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Skies Above the Reich – First Thoughts

Skies Above the Reich First Thoughts

GMT Games released Skies Above the Reich in late July 2018. Since then, I’ve had an on-again and off-again relationship with this solitaire game set in furballs of the European air war during World War II. Since I’m still not ready to weigh in with a final review, I’ll share some of my observations after my first campaign.

This game is insanely tough!

There’s no way to put this lightly. Skies Above the Reich is a punishing tour de force for new players. The rules are pretty straightforward, but like many great games, the strategy is emergent. For example, it can be tempting to simply say, “I’m going to come in high and from the sun with my entire squadron!” That’s great, but you’re going to get one solid pass and then things are going to go south, particularly because you can’t reliably control where the allied fighters are going to show up.

So, you try the next best thing and you look for ways to come at the bombers from different directions to gain advantage. That’s great, but often times, even in the early war before the boxed formation takes hold, there are deadly kill-zones. You find out quickly that there are few things more terrifying than a bunch of bombers armed to the teeth and all shooting at you!

Finally, you embrace the chaos and attempt to squeeze advantage where you can score it and get somewhat comfortable with the mechanics of fighting the bombers. You’ve forgotten about those pesky Hurricanes, Spitfires, and Mustangs! Next thing you know, oil is spraying over the canopy and you’re just praying the pilot inside can bail out and live to fight another sortie!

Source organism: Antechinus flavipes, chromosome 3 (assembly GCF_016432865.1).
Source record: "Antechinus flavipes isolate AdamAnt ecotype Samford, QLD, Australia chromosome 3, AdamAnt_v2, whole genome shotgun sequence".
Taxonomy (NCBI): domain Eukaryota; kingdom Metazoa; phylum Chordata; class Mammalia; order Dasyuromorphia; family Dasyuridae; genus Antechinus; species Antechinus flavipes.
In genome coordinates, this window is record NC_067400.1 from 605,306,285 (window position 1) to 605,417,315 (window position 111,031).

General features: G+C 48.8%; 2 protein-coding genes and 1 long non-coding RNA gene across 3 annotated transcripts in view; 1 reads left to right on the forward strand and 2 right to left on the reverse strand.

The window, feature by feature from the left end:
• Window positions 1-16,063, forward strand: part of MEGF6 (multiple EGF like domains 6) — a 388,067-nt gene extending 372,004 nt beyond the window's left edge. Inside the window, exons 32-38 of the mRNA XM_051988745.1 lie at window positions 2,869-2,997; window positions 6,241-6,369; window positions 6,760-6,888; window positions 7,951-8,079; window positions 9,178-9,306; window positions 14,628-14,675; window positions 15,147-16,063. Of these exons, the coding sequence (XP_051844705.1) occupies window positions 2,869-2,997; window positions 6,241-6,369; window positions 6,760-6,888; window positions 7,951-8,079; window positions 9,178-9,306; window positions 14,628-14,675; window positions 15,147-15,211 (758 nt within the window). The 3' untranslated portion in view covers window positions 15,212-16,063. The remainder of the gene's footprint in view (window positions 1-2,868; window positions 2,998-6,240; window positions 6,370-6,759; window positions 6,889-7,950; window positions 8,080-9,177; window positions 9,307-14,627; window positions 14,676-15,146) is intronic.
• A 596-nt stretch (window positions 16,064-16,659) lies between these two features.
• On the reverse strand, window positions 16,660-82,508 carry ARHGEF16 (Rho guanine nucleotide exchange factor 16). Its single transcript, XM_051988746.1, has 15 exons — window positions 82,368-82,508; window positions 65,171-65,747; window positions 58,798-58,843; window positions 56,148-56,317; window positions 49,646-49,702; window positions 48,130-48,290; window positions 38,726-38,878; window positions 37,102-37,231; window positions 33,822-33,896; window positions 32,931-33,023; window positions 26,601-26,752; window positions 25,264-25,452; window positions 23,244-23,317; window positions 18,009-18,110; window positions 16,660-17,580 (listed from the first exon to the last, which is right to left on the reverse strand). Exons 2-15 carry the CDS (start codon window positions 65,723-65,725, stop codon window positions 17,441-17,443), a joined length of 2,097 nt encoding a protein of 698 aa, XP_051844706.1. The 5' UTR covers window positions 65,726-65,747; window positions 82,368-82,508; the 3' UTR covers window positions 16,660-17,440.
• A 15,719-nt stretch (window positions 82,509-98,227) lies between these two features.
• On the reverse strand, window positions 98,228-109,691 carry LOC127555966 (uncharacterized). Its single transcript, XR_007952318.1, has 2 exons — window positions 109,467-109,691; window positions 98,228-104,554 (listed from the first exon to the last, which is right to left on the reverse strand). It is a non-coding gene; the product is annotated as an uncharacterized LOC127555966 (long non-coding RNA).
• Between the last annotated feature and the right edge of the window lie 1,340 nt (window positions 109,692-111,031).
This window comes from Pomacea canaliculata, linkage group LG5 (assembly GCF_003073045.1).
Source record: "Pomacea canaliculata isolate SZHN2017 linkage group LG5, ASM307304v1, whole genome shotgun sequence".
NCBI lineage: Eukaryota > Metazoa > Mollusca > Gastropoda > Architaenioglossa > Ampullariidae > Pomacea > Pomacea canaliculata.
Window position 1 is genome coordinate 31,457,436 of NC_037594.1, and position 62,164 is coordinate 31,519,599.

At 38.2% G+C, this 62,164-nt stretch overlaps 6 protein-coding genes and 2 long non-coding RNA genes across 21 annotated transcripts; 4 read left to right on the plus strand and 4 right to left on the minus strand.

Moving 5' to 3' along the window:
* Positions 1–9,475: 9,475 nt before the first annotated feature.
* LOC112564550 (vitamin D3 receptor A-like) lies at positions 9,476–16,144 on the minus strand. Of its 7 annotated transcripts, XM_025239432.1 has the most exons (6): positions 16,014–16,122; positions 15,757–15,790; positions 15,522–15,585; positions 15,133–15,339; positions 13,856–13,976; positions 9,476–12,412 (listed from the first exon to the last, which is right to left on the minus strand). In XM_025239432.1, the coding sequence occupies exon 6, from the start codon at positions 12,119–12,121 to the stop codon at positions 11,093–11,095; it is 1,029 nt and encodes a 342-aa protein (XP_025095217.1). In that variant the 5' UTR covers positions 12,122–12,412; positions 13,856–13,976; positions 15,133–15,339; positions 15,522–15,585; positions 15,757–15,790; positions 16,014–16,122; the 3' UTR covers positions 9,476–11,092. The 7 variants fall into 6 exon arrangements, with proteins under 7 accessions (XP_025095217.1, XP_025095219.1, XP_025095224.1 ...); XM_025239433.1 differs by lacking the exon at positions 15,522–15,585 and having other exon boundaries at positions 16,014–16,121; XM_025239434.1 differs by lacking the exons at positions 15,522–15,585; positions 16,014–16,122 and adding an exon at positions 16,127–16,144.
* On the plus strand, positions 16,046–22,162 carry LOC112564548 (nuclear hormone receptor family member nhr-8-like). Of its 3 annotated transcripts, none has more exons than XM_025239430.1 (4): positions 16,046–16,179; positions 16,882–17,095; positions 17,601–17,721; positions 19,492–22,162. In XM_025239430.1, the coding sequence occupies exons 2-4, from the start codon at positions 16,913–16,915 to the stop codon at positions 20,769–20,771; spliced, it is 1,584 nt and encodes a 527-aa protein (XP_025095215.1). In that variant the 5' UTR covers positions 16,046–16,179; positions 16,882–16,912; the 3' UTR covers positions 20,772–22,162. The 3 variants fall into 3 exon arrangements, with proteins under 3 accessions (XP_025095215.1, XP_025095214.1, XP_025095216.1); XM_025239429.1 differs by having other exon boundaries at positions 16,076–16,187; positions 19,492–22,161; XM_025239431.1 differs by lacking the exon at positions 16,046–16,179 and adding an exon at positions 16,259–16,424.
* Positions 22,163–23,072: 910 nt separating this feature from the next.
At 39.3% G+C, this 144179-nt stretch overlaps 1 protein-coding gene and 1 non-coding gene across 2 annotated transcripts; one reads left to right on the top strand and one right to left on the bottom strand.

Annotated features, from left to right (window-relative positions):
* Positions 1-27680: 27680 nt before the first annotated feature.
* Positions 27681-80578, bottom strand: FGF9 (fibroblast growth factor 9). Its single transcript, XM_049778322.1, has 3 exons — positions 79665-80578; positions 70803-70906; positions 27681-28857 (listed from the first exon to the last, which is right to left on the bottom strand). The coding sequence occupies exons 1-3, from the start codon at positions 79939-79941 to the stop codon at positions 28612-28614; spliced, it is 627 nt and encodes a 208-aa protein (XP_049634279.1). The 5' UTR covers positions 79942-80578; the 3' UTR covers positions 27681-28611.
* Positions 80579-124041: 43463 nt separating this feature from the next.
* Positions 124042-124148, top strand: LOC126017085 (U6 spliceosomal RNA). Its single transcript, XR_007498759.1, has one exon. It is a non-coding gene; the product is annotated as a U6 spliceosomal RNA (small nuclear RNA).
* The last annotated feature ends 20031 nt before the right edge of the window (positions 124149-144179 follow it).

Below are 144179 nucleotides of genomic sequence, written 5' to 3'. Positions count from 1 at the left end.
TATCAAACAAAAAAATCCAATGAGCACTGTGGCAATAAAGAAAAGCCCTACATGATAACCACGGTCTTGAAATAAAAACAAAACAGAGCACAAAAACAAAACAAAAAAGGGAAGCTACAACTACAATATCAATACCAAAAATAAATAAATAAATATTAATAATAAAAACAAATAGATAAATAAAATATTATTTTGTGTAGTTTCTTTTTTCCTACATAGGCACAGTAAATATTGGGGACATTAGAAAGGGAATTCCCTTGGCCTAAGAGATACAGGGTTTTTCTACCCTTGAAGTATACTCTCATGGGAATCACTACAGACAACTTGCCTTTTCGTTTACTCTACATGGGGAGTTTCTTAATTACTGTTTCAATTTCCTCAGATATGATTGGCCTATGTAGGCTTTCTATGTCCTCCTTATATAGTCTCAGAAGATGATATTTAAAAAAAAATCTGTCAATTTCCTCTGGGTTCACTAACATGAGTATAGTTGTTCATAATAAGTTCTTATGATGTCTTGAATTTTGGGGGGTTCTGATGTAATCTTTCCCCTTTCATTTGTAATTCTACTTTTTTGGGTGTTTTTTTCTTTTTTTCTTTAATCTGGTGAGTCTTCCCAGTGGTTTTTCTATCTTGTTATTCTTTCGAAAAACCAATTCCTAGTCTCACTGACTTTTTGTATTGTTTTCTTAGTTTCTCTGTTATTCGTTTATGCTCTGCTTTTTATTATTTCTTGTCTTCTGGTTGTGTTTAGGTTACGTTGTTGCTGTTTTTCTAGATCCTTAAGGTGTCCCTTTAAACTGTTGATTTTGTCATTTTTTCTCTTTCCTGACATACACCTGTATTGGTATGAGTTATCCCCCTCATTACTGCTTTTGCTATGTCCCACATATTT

The game is lengthy

Yes, the rulebook warned you that decisions made during setup ARE in fact playing the game. Like the Sun Tzu says, “Every battle is either won or lost before it is fought.” To some degree, that’s true (see above)! It would be a mistake to think, however, that you can breeze through a campaign with the kind of speed you can with say B-17 Queen of the Skies.

Instead, individual scenarios are like Lays Potato Chips. You can’t play just one. You need to string them together to get the cumulative effects necessary of gaining pilot experience in order to mitigate the horrific dogfight casualty results or the shot you took to the wing as you were pulling away from that fallen bomber.

My first campaign took a few days of playing maybe 80 – 90 minutes a crack. I realize that was my first, but if you’re tracking everything and double-checking rules…that’s probably a pretty fair estimation. I know many of you hotshots will be quick to say, “I played a whole campaign in 3 hours.” Good for you! That was not my experience and I’d LOVE to get to the point where that was the case.

A surprisingly large footprint

Skies Above the Reich requires a surprisingly large footprint. You have 5 decks of cards, room to roll dice, chit pull cups, charts, booklets, and beautifully large mounted “maps.” 

I had hoped to leave this fella set up, but it required the better part of one of those game store style banquet tables.

Is it fun?

That’s why I feel like I need to play another campaign. I’m just not sure at this point. I think fans of aviation and particularly of solitaire aviation games are going to LOVE this game. Without hesitation, if you consider yourself part of that fandom…snag a copy of this game TODAY!

For me, I’m not sure just yet. There’s a lot to be said for the emergent gameplay strategy that only reveals itself over many plays. During those plays though, you’re getting smashed in the face repeatedly by a challenging and chart-heavy solitaire game. There’s definitely something special here, but I’m not sold that it’s MY kind of game just yet.

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